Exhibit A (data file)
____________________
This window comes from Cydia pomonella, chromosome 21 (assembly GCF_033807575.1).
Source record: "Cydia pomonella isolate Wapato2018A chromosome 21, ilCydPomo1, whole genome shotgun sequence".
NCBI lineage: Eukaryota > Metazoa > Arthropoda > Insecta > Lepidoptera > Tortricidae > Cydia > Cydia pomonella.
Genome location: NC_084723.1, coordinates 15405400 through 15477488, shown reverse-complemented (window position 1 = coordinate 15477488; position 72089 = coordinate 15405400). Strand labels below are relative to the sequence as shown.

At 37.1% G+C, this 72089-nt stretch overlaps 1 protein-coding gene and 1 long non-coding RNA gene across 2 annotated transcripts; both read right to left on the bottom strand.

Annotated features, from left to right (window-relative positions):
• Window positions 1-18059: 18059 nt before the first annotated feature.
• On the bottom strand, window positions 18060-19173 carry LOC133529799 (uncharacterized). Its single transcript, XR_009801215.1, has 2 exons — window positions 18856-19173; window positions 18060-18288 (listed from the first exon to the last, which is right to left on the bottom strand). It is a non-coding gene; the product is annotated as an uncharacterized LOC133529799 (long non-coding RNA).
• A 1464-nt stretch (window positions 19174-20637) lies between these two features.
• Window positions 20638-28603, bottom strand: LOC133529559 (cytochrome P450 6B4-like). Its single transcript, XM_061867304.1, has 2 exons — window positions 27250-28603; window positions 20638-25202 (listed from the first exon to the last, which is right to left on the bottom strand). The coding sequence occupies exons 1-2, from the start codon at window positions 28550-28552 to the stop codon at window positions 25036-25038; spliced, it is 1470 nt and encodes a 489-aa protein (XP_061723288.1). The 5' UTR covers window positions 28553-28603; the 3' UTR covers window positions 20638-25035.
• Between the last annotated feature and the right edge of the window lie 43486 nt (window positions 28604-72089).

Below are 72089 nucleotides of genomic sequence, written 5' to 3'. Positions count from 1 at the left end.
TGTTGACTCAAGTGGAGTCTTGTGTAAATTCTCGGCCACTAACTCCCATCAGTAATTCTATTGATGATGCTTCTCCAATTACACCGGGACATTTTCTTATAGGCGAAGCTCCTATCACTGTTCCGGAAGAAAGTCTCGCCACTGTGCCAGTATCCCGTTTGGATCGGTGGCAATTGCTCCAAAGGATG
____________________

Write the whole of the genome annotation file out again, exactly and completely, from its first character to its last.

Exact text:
This window comes from Cydia pomonella, chromosome 21 (assembly GCF_033807575.1).
Source record: "Cydia pomonella isolate Wapato2018A chromosome 21, ilCydPomo1, whole genome shotgun sequence".
NCBI lineage: Eukaryota > Metazoa > Arthropoda > Insecta > Lepidoptera > Tortricidae > Cydia > Cydia pomonella.
Genome location: NC_084723.1, coordinates 15405400 through 15477488, shown reverse-complemented (window position 1 = coordinate 15477488; position 72089 = coordinate 15405400). Strand labels below are relative to the sequence as shown.

At 37.1% G+C, this 72089-nt stretch overlaps 1 protein-coding gene and 1 long non-coding RNA gene across 2 annotated transcripts; both read right to left on the bottom strand.

Annotated features, from left to right (window-relative positions):
• Window positions 1-18059: 18059 nt before the first annotated feature.
• On the bottom strand, window positions 18060-19173 carry LOC133529799 (uncharacterized). Its single transcript, XR_009801215.1, has 2 exons — window positions 18856-19173; window positions 18060-18288 (listed from the first exon to the last, which is right to left on the bottom strand). It is a non-coding gene; the product is annotated as an uncharacterized LOC133529799 (long non-coding RNA).
• A 1464-nt stretch (window positions 19174-20637) lies between these two features.
• Window positions 20638-28603, bottom strand: LOC133529559 (cytochrome P450 6B4-like). Its single transcript, XM_061867304.1, has 2 exons — window positions 27250-28603; window positions 20638-25202 (listed from the first exon to the last, which is right to left on the bottom strand). The coding sequence occupies exons 1-2, from the start codon at window positions 28550-28552 to the stop codon at window positions 25036-25038; spliced, it is 1470 nt and encodes a 489-aa protein (XP_061723288.1). The 5' UTR covers window positions 28553-28603; the 3' UTR covers window positions 20638-25035.
• Between the last annotated feature and the right edge of the window lie 43486 nt (window positions 28604-72089).

Below are 72089 nucleotides of genomic sequence, written 5' to 3'. Positions count from 1 at the left end.
TGTTGACTCAAGTGGAGTCTTGTGTAAATTCTCGGCCACTAACTCCCATCAGTAATTCTATTGATGATGCTTCTCCAATTACACCGGGACATTTTCTTATAGGCGAAGCTCCTATCACTGTTCCGGAAGAAAGTCTCGCCACTGTGCCAGTATCCCGTTTGGATCGGTGGCAATTGCTCCAAAGGATG